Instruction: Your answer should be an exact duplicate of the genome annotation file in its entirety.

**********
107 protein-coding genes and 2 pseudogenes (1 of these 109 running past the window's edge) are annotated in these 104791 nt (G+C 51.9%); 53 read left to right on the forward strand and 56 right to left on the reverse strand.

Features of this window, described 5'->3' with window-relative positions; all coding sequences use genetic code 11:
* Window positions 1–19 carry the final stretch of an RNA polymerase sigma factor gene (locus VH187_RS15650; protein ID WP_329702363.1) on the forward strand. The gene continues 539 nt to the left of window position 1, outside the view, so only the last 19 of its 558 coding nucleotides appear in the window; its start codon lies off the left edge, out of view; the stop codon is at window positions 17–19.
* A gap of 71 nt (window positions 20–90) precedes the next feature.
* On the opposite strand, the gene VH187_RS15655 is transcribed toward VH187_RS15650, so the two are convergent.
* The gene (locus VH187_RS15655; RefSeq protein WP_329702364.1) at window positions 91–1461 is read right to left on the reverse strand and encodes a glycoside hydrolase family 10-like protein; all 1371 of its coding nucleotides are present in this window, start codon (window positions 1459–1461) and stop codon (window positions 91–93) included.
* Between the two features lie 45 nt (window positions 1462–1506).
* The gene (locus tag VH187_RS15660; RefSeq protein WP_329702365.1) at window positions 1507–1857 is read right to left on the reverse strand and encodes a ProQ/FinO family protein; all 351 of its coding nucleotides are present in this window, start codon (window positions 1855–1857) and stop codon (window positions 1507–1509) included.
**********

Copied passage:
107 protein-coding genes and 2 pseudogenes (1 of these 109 running past the window's edge) are annotated in these 104791 nt (G+C 51.9%); 53 read left to right on the forward strand and 56 right to left on the reverse strand.

Features of this window, described 5'->3' with window-relative positions; all coding sequences use genetic code 11:
* Window positions 1–19 carry the final stretch of an RNA polymerase sigma factor gene (locus VH187_RS15650; protein ID WP_329702363.1) on the forward strand. The gene continues 539 nt to the left of window position 1, outside the view, so only the last 19 of its 558 coding nucleotides appear in the window; its start codon lies off the left edge, out of view; the stop codon is at window positions 17–19.
* A gap of 71 nt (window positions 20–90) precedes the next feature.
* On the opposite strand, the gene VH187_RS15655 is transcribed toward VH187_RS15650, so the two are convergent.
* The gene (locus VH187_RS15655; RefSeq protein WP_329702364.1) at window positions 91–1461 is read right to left on the reverse strand and encodes a glycoside hydrolase family 10-like protein; all 1371 of its coding nucleotides are present in this window, start codon (window positions 1459–1461) and stop codon (window positions 91–93) included.
* Between the two features lie 45 nt (window positions 1462–1506).
* The gene (locus tag VH187_RS15660; RefSeq protein WP_329702365.1) at window positions 1507–1857 is read right to left on the reverse strand and encodes a ProQ/FinO family protein; all 351 of its coding nucleotides are present in this window, start codon (window positions 1855–1857) and stop codon (window positions 1507–1509) included.